Lloyd Kaufman, the owner of Hell’s Kitchen–based Troma Entertainment and director of such low-budget adolescent-boy films as Tromeo and Juliet and Class of Nuke ’Em High—Takashi Miike meets South Park—has written a novel. It tells the story of Toxie, an abused janitor from Tromaville, New Jersey, who’s transformed by a vat of toxic waste into a tutu-wearing, pustule-covered, evildoer-dismembering babe magnet who was the star of Kaufman’s 1985 cult hit, The Toxic Avenger (and three sequels). Kaufman spoke to Brian Kennedy.
Why’d you write this book?
A lot of people think Tromaville exists! I do interviews at the Cannes Film Festival, and a lot of people actually think that we’re located in Tromaville. So I said, “Let’s write a full-blown novel.”
Where did you get the idea for Toxie?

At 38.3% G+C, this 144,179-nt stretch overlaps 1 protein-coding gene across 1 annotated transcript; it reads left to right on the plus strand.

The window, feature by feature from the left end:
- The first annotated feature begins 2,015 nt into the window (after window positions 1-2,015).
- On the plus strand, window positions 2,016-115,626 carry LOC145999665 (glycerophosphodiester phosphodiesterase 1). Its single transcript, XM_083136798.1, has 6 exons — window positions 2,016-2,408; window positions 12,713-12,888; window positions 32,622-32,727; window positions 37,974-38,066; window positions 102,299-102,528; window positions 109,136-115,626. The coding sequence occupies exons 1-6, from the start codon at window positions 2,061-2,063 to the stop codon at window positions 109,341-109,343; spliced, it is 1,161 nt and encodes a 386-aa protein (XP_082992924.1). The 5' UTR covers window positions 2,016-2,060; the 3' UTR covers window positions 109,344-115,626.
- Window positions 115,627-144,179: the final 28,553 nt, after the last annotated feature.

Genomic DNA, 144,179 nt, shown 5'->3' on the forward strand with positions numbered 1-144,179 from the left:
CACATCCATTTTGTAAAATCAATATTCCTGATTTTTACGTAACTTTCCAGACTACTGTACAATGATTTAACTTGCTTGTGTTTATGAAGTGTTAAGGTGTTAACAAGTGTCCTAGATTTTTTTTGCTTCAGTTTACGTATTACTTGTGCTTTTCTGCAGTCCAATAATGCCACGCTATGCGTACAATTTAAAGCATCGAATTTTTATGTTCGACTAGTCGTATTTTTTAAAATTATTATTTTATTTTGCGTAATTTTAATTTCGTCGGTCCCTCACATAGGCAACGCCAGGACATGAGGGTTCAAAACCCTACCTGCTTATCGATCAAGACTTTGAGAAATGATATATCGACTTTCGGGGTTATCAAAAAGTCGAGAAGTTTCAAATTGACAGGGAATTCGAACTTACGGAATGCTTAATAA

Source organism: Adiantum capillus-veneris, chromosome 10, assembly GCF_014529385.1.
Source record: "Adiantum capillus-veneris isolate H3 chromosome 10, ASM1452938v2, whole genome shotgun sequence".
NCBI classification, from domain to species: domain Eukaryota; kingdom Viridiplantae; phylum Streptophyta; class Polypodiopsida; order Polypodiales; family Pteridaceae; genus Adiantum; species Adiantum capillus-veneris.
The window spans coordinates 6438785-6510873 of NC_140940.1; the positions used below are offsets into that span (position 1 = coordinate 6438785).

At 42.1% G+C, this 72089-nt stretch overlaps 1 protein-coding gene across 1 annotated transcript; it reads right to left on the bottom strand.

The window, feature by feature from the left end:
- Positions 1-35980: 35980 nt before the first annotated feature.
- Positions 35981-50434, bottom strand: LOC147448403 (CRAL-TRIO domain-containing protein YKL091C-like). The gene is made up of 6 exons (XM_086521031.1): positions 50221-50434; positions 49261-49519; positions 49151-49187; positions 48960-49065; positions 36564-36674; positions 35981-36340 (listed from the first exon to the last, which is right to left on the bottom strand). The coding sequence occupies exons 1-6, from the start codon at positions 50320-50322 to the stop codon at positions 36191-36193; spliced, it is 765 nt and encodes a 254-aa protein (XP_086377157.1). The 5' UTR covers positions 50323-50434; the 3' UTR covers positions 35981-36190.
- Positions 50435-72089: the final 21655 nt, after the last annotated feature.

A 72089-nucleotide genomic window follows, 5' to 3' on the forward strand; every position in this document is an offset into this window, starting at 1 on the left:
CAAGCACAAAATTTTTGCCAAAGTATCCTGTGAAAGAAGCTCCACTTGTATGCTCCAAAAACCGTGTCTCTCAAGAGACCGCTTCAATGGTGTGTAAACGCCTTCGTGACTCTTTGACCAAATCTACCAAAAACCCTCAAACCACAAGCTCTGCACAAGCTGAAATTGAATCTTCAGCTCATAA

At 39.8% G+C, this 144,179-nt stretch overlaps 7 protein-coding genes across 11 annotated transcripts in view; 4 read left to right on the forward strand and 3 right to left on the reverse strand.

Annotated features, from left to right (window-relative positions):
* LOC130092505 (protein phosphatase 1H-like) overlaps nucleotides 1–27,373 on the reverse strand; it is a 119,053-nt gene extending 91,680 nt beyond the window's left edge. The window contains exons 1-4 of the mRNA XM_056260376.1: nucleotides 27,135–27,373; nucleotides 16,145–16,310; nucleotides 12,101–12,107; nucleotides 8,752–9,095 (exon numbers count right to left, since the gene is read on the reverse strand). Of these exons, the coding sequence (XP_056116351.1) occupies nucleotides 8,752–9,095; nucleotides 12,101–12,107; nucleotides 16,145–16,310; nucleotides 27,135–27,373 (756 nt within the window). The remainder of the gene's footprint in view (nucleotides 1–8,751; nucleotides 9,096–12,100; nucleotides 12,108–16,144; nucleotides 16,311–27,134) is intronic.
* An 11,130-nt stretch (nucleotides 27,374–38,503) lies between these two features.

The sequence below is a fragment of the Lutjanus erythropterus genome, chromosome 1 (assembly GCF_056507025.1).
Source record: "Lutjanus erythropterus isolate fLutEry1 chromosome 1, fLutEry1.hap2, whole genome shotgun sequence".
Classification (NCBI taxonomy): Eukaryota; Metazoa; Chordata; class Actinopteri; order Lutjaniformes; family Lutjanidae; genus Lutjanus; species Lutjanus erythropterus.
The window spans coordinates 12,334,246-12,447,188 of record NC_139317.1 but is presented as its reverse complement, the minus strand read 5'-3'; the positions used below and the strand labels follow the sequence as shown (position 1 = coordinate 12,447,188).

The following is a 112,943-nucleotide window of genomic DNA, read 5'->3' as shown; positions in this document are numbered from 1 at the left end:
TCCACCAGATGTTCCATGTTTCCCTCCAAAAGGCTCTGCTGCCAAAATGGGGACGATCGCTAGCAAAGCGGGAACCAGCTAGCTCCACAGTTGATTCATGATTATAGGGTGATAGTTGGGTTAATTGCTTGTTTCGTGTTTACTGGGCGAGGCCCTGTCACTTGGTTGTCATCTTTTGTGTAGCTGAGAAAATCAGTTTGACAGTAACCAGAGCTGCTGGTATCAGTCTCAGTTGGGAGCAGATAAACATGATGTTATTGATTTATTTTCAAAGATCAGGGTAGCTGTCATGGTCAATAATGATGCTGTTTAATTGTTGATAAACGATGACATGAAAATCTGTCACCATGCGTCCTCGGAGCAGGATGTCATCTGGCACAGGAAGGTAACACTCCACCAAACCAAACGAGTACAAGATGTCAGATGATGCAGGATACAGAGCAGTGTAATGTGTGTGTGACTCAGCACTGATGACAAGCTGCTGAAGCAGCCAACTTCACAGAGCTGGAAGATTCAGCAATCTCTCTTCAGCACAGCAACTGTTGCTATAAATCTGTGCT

Like all the films I’ve done, they come out of the newspapers. I would read about toxic-waste dumps ticking away like time bombs, and I would think, So here we are eating vitamins and vegetarian food, and meanwhile despoiling the planet. So that was kind of a theme that came up. I majored in Chinese studies at Yale, and Taoism was a big thing for me, the yin and the yang. And then Frankenstein. I always liked Frankenstein and always wanted the monster to live.
Do you have another novel in you?
Well, we’ve got a proposal out that nobody wants regarding [the upcoming zombie chicken film] Poultrygeist. My agent doesn’t even want it, so he won’t give it to anybody. We want to do kind of a Rashomon about Poultrygeist. It’ll tell the story, but it’ll also be a behind-the-scenes novel . . . Have you read The Poisonwood Bible? It’s marvelous, and it’s a wonderful novel told from four or five points of view. So it’d be kind of a Rashomoron.